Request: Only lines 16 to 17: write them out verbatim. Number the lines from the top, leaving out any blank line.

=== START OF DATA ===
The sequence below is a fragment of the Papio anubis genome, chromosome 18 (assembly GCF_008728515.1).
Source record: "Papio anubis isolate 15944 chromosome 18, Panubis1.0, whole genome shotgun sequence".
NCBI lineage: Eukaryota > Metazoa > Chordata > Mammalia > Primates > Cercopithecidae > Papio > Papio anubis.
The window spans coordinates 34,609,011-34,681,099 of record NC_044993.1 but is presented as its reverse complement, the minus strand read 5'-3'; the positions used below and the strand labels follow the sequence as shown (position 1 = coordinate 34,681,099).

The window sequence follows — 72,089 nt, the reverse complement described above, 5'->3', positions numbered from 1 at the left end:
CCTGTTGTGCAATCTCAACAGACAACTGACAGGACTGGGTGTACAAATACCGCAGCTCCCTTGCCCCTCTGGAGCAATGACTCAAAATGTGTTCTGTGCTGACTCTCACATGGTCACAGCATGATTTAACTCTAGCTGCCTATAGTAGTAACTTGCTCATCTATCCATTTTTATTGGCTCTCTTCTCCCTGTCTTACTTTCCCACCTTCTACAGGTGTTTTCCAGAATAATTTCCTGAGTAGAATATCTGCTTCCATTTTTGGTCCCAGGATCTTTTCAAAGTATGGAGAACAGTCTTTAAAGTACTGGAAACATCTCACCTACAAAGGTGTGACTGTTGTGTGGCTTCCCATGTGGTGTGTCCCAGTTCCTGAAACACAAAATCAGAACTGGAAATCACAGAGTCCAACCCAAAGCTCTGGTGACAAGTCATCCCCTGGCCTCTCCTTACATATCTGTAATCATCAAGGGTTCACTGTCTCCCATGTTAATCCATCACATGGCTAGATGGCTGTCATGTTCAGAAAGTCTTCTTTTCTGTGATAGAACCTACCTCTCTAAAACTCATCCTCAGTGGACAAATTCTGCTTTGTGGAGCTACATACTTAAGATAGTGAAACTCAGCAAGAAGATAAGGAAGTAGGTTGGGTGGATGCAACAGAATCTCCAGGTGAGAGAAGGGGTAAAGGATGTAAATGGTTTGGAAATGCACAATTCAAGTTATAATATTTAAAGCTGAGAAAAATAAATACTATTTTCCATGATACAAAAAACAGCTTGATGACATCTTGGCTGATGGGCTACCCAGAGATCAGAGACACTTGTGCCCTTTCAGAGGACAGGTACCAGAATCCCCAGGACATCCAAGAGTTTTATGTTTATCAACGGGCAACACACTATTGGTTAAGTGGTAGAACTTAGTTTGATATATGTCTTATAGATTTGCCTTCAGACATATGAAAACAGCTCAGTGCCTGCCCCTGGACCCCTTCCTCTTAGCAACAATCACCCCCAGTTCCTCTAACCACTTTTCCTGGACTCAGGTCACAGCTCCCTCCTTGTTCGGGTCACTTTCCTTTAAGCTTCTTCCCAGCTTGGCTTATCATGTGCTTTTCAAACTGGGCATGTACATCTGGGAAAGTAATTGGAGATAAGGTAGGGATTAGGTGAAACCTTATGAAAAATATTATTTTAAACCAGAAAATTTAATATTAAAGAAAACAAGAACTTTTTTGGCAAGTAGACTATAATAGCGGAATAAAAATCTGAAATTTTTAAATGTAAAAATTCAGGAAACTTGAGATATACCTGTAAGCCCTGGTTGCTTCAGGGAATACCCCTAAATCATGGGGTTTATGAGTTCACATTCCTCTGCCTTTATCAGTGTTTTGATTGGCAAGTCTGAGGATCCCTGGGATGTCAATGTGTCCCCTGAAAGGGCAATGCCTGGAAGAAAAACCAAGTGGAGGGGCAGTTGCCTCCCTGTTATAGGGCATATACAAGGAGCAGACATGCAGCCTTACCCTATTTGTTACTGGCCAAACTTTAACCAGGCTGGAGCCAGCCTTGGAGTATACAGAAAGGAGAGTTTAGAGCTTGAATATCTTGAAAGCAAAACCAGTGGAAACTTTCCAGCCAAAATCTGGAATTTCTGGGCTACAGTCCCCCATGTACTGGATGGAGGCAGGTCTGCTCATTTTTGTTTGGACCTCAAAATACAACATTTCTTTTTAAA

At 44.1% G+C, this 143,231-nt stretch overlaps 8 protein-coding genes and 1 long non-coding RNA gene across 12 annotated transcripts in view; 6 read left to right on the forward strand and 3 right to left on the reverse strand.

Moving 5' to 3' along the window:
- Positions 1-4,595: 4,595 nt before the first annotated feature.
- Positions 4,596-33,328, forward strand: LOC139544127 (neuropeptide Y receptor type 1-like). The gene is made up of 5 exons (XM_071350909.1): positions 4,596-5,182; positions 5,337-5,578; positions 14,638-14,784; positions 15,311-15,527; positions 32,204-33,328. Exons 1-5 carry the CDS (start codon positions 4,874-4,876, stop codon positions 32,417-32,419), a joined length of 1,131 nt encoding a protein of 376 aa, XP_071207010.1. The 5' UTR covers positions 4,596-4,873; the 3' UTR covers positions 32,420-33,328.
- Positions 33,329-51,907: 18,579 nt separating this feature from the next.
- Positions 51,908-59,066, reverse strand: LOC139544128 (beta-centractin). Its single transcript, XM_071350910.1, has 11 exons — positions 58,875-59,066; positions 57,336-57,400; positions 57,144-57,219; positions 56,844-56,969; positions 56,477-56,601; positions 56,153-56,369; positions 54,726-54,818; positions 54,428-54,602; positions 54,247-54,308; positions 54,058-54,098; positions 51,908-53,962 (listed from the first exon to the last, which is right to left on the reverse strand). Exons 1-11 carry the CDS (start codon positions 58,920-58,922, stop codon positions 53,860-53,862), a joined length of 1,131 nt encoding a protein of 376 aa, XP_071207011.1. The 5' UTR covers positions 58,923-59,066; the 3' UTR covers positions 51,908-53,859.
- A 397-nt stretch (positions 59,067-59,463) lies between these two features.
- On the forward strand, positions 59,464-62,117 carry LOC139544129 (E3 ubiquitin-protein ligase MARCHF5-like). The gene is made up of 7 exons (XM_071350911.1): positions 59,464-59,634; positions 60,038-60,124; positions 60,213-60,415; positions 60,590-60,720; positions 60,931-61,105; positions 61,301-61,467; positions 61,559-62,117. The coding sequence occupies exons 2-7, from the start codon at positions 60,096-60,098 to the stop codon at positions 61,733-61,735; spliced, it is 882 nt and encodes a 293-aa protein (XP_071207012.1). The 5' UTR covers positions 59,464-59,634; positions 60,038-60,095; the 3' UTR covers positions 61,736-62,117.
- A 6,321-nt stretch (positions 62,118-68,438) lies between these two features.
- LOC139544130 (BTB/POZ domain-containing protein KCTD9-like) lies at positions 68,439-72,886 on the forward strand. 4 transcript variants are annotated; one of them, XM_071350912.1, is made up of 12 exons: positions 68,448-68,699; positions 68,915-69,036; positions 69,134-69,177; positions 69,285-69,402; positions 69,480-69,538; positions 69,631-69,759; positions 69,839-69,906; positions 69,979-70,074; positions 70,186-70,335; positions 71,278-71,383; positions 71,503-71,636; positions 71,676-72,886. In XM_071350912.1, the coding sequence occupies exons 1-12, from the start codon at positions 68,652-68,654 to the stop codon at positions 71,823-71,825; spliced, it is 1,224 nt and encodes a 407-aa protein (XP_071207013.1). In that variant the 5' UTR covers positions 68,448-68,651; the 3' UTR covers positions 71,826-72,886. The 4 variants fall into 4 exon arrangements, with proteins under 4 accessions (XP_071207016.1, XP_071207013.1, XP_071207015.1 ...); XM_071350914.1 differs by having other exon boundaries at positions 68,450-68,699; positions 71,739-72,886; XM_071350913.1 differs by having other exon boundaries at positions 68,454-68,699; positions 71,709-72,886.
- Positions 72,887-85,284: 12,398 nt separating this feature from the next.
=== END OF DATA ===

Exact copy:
- LOC139544130 (BTB/POZ domain-containing protein KCTD9-like) lies at positions 68,439-72,886 on the forward strand. 4 transcript variants are annotated; one of them, XM_071350912.1, is made up of 12 exons: positions 68,448-68,699; positions 68,915-69,036; positions 69,134-69,177; positions 69,285-69,402; positions 69,480-69,538; positions 69,631-69,759; positions 69,839-69,906; positions 69,979-70,074; positions 70,186-70,335; positions 71,278-71,383; positions 71,503-71,636; positions 71,676-72,886. In XM_071350912.1, the coding sequence occupies exons 1-12, from the start codon at positions 68,652-68,654 to the stop codon at positions 71,823-71,825; spliced, it is 1,224 nt and encodes a 407-aa protein (XP_071207013.1). In that variant the 5' UTR covers positions 68,448-68,651; the 3' UTR covers positions 71,826-72,886. The 4 variants fall into 4 exon arrangements, with proteins under 4 accessions (XP_071207016.1, XP_071207013.1, XP_071207015.1 ...); XM_071350914.1 differs by having other exon boundaries at positions 68,450-68,699; positions 71,739-72,886; XM_071350913.1 differs by having other exon boundaries at positions 68,454-68,699; positions 71,709-72,886.
- Positions 72,887-85,284: 12,398 nt separating this feature from the next.